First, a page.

Support/Live Chat/Web Client PRD
A web-based Live Chat web client for contributors, tightly integrated with other areas of sumo, will help us solve some of the challenges we are facing in Live Chat. Goals should be to make 'casual' helping easier, while allowing core helpers to participate more effectively.
A major problem with casual helping in Live Chat is that community members pressure themselves to show up and be helpful. While this self-motivation has caused many dedicated, core community members to join our project, people without enough time to commit or who spend too much time have been driven away. Since there exist pressures to show up regularly, and since helping can take a long time, some community members help more than they can before leaving in frustration. Hence, we want to limit pressures that community members place on themselves, without placing limits on our core community.
Live Chat functions best as a community rather than as individual helpers answering questions by themselves. When community members are actively communicating and sharing information, problems tend to be solved quickly and helpers have more fun. One or two core community members can assist several newer members solve questions quickly, maximizing user satisfaction and gratifing new community members who successfully help people.
So, some high level goals for our web client project are:
- Integrate with SUMO
- Features to encourage operating as a community
- Reduce time pressure and implied committments
- Features to make helping more effective and to eliminate frustration
Current issues and how we might fix them
Some observations about the current experience with Spark
- We average between 10-15 helpers per week, with relatively high rates of both new helper signups and helper drop-offs from week to week
- Each shift is anchored by at least one core community member or team member. Impromptu shifts by room monitors are encouraged when people want to help outside of official hours.
- Transfering a chat requires finding a willing helper, then waiting for the helper to accept. Transferring a question to the forum is not as discoverable as it could be. Finishing a single chat can take up to an hour, depending on the speed of the user and the contributor.
- All helpers must install the Spark client, which some potential helpers have problems with or don't want to do. It requires a rather large download, which may put off some volunteers. Less than one half of new chat accounts sign into Spark.
- Helpers tend to make implicit commitments to show up on a regular basis, mainly caused by a desire to not leave others alone with the queue. Since helping for a single shift often ends up taking over an hour, the time committment can easily become too much.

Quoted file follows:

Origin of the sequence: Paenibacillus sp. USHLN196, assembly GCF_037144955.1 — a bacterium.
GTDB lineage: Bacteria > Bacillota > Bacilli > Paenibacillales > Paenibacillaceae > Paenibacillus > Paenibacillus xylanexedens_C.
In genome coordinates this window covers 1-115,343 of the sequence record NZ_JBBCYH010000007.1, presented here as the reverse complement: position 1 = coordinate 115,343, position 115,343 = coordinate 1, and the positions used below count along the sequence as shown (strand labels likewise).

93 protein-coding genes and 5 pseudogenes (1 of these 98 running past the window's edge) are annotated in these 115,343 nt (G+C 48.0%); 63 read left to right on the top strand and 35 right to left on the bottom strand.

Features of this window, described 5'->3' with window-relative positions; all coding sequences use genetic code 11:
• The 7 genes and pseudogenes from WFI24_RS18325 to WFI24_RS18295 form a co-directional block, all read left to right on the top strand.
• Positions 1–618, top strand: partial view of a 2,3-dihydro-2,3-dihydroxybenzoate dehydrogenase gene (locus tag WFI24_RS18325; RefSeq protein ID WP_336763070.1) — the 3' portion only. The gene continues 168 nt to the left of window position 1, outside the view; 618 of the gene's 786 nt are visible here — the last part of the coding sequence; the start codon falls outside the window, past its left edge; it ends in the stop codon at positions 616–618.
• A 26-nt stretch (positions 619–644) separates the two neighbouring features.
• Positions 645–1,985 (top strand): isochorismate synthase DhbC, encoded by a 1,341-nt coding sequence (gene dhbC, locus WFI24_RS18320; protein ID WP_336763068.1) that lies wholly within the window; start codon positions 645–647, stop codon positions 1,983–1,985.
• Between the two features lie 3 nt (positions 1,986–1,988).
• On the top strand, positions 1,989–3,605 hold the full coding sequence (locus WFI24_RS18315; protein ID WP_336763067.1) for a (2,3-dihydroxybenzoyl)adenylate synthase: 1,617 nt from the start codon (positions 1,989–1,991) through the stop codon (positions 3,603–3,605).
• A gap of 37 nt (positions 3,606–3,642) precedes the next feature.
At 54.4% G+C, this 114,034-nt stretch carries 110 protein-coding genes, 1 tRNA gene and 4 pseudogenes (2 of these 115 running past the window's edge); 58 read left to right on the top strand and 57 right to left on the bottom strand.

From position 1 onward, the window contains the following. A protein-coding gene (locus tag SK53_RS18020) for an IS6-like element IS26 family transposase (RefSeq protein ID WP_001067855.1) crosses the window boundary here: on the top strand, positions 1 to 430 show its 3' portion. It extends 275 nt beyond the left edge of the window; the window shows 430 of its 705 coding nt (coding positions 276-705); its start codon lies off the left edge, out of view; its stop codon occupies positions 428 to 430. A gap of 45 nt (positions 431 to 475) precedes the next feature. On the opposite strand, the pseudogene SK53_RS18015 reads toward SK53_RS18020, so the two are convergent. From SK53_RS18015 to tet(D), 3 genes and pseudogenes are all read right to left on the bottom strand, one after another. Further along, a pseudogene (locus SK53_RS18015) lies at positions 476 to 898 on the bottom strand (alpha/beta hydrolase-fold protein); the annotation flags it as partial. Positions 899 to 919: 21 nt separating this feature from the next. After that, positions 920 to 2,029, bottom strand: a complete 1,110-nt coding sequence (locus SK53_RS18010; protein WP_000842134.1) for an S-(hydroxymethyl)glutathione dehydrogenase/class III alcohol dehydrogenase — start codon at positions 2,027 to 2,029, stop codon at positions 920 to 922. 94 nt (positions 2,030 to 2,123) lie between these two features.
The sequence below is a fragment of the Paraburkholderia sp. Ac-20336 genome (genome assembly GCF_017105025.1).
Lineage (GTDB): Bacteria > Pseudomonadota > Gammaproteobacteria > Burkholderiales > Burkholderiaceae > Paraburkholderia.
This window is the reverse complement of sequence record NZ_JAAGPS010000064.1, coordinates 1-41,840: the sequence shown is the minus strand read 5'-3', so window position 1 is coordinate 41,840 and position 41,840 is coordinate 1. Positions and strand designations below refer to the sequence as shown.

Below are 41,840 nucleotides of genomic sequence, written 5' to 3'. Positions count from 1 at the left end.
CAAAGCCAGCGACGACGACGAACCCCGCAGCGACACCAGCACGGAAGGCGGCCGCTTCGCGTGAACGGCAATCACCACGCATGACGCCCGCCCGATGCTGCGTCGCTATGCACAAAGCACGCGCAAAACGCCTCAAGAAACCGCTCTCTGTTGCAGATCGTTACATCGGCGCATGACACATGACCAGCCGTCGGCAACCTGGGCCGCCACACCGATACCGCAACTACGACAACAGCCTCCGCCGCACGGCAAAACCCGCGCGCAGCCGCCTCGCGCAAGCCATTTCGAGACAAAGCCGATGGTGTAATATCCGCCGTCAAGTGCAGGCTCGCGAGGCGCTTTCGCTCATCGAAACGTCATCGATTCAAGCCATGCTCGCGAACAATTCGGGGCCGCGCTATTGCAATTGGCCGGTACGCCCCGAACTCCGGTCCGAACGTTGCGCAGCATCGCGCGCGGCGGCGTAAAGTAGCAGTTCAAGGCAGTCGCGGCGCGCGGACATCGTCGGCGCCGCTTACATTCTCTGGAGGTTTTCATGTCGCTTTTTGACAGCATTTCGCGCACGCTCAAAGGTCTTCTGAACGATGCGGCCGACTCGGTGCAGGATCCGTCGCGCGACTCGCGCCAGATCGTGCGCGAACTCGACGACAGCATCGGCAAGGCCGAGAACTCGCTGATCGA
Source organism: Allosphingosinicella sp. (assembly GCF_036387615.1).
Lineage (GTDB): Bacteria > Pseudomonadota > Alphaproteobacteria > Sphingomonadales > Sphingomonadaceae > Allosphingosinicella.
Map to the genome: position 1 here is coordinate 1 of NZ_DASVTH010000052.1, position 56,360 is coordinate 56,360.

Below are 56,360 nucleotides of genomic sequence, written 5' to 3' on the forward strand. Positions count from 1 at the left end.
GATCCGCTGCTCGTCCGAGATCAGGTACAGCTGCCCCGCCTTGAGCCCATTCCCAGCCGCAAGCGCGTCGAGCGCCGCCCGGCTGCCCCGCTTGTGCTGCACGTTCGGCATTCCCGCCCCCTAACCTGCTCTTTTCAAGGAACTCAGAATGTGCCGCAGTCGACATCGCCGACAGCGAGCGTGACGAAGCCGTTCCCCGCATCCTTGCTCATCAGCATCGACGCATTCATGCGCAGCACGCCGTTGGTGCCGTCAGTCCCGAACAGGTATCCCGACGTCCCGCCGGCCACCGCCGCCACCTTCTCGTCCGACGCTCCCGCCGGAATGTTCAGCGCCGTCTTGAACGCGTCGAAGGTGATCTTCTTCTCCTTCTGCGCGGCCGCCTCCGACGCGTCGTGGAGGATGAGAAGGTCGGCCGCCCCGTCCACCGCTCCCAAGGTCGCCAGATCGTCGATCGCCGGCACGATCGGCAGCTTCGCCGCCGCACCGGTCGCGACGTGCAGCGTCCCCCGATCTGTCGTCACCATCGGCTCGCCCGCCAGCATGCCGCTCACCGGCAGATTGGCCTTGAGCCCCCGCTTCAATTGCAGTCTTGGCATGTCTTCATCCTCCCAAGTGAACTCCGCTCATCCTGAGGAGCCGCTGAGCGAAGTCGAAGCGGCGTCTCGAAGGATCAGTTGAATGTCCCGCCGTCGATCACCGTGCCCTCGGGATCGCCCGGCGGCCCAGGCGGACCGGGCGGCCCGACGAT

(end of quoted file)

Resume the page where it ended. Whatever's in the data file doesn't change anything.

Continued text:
How the web client should help with some of these challenges
- Participation: More chat helpers will likely help in the forum each week, and more forum helpers will likely help in chat. The result will be higher unique contributors in both.
- Chats take a lot of time: Transferring a question will become as easy as possible. Prominant buttons allow transferring a question back to the queue (with pre-defined reasons) or to the forum. If someone has to leave, it should be quick to transfer all questions away and leave in < 2 minutes.
- Barriers to entry: Prospective helpers can read the instructions page, fill out the registration form, and sign into the client within 5 minutes. The "How to Contribute" page mentions the current status of live chat, so that people know when to come back to find us open.
- Integration with SUMO: We can do a lot more to integrate with SUMO. Useful SUMO features should be shared in live chat so that chat helpers can easily work in the forums or KB.
- Pressure to help: By allowing chats to end quicker and by reducing the barriers to enter, we can reduce the pressure to stay. Higher numbers of unique helpers reduce the pressure on individual helpers, and allowing contributors to help for any length of time - from 10 minutes to 2 hours - will reduce the pressure to block out time to help.
- Frustration with Spark: Helpers can accidentally close tabs before they are done, forget to respond to chats, or not realize that a chat is still going. We need more effective notifications and confirmations before a chat is closed, both to increase user satisfaction and decrease helper frustration.
- Beginnings of new framework, refactoring functionality into discrete components
- Simple client consisting of a web page that can:
- Join a Fastpath workgroup
- Join the Contributors conference
- Receive/accept chat offers
- All chats displayed in a single tabbed interface, animated via jquery, with basic notification of active tabs.